It’s tricky business making a pay to play mobile game a full console release, it’s another thing when many of the pay to play mechanics make it into the same release.
The core of Doodle God: Evolution is actually quite fun. You’re essentially combining different elements, raw materials, creatures, and settings together to create new things to populate Earth.
You essentially play a God by building out the planet, filling it with life and nutrients. The game works in chapters and phases, providing you with the most basic of elements, such as water, air, and fire, and then you have to figure out creative ways of combining them together to get other things.
Eventually you’ll get other essentials like Ice, Bricks, and Sand, which will eventually lead you to creating life, bacteria, and major buildings. It’s a gradual process which can be quite satisfying when you’re mixing random combinations together in the hopes of getting something new.
The problem starts coming when the game keeps signposting you towards hints – which you generally have to spend in-game currency on – and you’re recommended to buy an episode or side-story, again using the game’s in-built currency.
You can get access to a hint every few minutes for free, which is something at least. You could also pay for it to speed things up if you want to. There’s also some perks you can purchase to ensure you don’t repeat combinations and see which are the most useful elements to use at any one time.
It’s not uncommon to see this kind of thing in a mobile game, but especially grim when I’m playing it in-between other things on an Xbox One. Honestly, JoyBits would have been better off charging more for the game and removing it all, or making it less relevant. It’s as intrusive as the mobile edition and that’s not a good thing.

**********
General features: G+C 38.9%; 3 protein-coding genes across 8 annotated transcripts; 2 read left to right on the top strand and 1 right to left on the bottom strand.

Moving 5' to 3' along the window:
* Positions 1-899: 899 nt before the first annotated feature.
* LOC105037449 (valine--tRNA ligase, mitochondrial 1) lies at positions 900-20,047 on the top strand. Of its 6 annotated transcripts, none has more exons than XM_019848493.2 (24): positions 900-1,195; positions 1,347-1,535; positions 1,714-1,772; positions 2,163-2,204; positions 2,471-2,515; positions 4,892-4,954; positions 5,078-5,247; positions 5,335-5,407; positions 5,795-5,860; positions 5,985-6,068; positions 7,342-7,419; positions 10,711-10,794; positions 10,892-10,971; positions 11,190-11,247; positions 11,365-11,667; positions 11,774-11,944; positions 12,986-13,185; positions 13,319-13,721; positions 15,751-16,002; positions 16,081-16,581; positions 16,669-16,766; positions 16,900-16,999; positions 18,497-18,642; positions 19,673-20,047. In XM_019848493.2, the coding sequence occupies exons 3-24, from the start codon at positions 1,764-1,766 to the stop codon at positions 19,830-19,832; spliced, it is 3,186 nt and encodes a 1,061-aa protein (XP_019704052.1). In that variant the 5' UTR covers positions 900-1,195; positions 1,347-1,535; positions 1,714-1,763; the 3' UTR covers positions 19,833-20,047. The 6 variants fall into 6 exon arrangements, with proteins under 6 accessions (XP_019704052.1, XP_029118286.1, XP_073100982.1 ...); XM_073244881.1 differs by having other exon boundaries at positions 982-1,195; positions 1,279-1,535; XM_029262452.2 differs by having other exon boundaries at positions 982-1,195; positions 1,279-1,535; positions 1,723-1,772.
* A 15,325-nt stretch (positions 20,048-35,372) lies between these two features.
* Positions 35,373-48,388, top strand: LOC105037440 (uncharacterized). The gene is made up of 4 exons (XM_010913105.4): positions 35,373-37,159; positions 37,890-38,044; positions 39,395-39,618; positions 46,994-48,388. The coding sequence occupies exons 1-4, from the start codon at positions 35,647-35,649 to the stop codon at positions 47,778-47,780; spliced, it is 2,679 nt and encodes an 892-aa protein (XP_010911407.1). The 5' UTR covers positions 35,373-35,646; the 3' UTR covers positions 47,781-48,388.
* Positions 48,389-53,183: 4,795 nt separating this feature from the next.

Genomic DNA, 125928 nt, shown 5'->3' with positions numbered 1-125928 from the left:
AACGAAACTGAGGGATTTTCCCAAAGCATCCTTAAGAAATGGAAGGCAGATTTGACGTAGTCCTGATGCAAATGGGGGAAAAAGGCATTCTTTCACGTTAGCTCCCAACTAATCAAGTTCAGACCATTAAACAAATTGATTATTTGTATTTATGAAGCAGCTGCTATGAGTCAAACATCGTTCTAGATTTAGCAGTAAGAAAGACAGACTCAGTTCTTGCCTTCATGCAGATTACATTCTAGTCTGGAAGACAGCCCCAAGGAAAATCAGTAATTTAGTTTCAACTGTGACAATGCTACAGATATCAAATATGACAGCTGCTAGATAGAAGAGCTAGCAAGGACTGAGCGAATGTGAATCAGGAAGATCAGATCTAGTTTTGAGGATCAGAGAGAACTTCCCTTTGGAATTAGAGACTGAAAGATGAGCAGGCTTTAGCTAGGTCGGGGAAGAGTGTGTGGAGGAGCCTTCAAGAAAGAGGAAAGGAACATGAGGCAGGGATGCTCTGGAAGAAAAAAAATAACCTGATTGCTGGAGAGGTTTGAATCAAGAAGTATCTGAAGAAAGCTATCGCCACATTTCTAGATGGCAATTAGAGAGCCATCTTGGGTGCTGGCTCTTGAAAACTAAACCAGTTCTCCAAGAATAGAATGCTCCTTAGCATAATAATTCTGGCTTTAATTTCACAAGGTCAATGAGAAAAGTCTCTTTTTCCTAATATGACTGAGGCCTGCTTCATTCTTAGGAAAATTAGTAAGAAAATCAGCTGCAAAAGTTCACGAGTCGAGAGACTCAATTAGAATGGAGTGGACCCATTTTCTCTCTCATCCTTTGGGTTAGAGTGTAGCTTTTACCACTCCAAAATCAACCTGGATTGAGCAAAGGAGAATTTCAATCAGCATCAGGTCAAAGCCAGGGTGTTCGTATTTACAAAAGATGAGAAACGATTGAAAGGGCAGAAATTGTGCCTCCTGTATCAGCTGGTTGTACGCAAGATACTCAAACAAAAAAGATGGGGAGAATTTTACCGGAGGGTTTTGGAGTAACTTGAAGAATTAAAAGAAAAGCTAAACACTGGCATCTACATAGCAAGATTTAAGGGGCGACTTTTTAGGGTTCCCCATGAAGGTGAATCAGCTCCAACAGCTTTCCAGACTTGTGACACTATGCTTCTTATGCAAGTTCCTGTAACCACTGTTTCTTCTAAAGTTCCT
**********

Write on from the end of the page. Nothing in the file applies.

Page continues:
The game even makes you agree to a bunch of terms and conditions with your personal email before it lets you in. Which is just wholly unwelcome, honestly.
There’s more content here, of course, with a combination of the original Doodle God as well as a Doodle God Zoo which focuses primarily on creating new species and animals. The game also has a ton of side-stories to get through, including a battle between Good and Evil.
It’s not a game about narrative, of course. The core mechanic is what drives it all on – for better and worse. By unlocking new combinations, you can then take these into the other sub-stories and chapters with you, decorating the world more and more.
Control wise, it controls relatively well onto the Xbox pad, opening the materials book on the left and right hand side of the screen. You use LT to open up on the left side, using the left analog to control everything on that side of the screen, and the opposite on the right hand side using RT and the right analog stick.
There’s not really much more to the game than that. It’s mostly fine and can be enjoyable for a spell, though it’s not really a game you’ll find yourself playing for too long at a time. it also doesn’t feel like it naturally belongs on a console like Xbox – certainly not with the Pay to Play mechanics.
But Doodle God: Evolution has a decent chunk of content with some satisfaction to be had in making some unorthodox combinations. Who doesn’t want to create a dinosaur out of thin air? Or maybe that wouldn’t be such a good idea…
+ Can be satisfying to combine various things
+ Decent time synch
– Premium elements don’t really belong in this release
– Controls are a bit clunky
Doodle God: Evolution is now available on PC, PS4, Switch, and XO
Code kindly provided by JoyBits
Tested on Xbox One
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